In the case of COVID-19, we have created a global society in which the phrase “every man for himself” is really a death sentence. In a world in which only a small percentage of the population even has the resources to manage everyday life, a global crisis calls for collective solidarity. Now that we have seen the rampant damage of COVID-19, which is not yet over, we cannot continue on pretending that another crisis will not find its way into our lives again. It seems that with the new information we have collected from this pandemic, now is the time to prepare for changes which will help make the world a better place in the future.
In May 2020, the EU hosted a meeting to collect financial resources for COVID-19 research in order to develop a vaccine, but according to the Financial Times, only about $8 billion dollars had been raised. FT notes that the United States, India, and Russia did not contribute to this fund, and there is significant concern that wealthier countries will hoard resources to care only for their people. As FT points out, if a poorer country succumbs to COVID-19, then it is only a matter of time before the virus inevitably finds its way back through the borders of rich nations. The only way to defeat COVID-19 is through solidarity.
Establishing solidarity between nations now will make way for a united world after the COVID-19 crisis is over.
According to USA Today, we have seen the damage of nationalism during a crisis before. During the H1N1 crisis, Australia paid $100 million dollars to be stocked with enough vaccine doses for its entire population before any could be sent to the United States, also in dire need of help. Now, in the midst of the deadly coronavirus, the United States has denied interest in joining a global vaccine research team, for its own Operation Warp Speed. David Fidler of the Council on Foreign Relations warns that by doing this, the United States is turning its back on an “insurance” of partnership in an unpredictable time. A global team is stronger in numbers and, by sharing information in the spirit of solidarity, more likely to find an effective vaccine. Most importantly, a vaccine developed in alliance and evenly distributed, will bring a quicker end to the virus.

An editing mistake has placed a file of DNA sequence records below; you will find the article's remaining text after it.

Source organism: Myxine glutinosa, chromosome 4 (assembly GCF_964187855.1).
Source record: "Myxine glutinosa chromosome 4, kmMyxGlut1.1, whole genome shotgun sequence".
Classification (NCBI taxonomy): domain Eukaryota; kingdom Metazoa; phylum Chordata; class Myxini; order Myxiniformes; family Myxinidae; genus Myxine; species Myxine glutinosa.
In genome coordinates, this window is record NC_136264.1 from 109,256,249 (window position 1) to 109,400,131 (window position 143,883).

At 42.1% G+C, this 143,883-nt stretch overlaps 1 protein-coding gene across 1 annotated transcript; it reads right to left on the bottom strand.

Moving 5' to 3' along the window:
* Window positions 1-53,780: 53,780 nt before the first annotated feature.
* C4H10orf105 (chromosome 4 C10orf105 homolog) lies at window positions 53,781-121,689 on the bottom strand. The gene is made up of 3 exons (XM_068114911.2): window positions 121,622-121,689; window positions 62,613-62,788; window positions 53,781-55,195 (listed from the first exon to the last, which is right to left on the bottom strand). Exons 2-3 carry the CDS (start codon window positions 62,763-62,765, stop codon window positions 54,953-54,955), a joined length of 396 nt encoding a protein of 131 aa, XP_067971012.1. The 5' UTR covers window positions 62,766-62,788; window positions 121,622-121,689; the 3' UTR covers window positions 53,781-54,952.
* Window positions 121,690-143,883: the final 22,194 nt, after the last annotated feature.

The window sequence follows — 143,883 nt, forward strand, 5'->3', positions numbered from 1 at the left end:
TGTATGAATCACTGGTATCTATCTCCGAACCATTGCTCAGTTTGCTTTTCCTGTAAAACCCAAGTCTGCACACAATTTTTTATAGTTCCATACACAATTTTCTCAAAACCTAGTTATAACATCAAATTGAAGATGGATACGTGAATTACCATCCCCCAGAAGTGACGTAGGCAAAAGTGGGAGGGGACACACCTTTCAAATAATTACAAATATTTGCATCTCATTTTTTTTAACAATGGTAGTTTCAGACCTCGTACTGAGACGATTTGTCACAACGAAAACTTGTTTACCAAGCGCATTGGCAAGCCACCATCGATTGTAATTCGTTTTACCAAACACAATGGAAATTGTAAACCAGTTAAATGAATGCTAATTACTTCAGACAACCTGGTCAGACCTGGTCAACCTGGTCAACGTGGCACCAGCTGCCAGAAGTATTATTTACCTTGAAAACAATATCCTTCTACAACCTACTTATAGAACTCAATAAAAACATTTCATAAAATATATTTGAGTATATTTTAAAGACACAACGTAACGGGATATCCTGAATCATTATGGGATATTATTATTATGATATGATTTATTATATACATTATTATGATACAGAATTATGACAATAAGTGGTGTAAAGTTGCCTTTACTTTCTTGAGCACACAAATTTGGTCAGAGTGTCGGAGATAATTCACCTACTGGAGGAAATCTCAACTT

Canada and Taiwan are some of the global leaders of solidarity against COVID-19. In May, Prime Minister Justin Trudeau had already donated $850 million dollars to global vaccine research. While he pledges concentration on his own nation, he is firm in his stance that this must be a global effort, considering the level of social and financial inequality across the world. He reminds us that while we ourselves might have a plan to overcome a crisis, we cannot assume that our neighbor, figuratively speaking, has access to the same resources. They likely do not.
And since nations with fewer resources to fight COVID-19 are at risk, it in turn creates risk for all nations. As an exemplar of a nation willing to combat this, Taiwan, with the lowest number of COVID-19 cases, and with the virus largely under control, has also committed to the global vaccine effort.
Our world is one that suffers from inequality, where populations are disproportionately at risk, and each person’s action affects another’s life. If we want to move forward at all, a commitment to global solidarity through the end of COVID-19 and its aftermath is essential. If we can triumph over COVID-19 through solidarity, then that paves the way towards learning to work together globally to make the world a better place.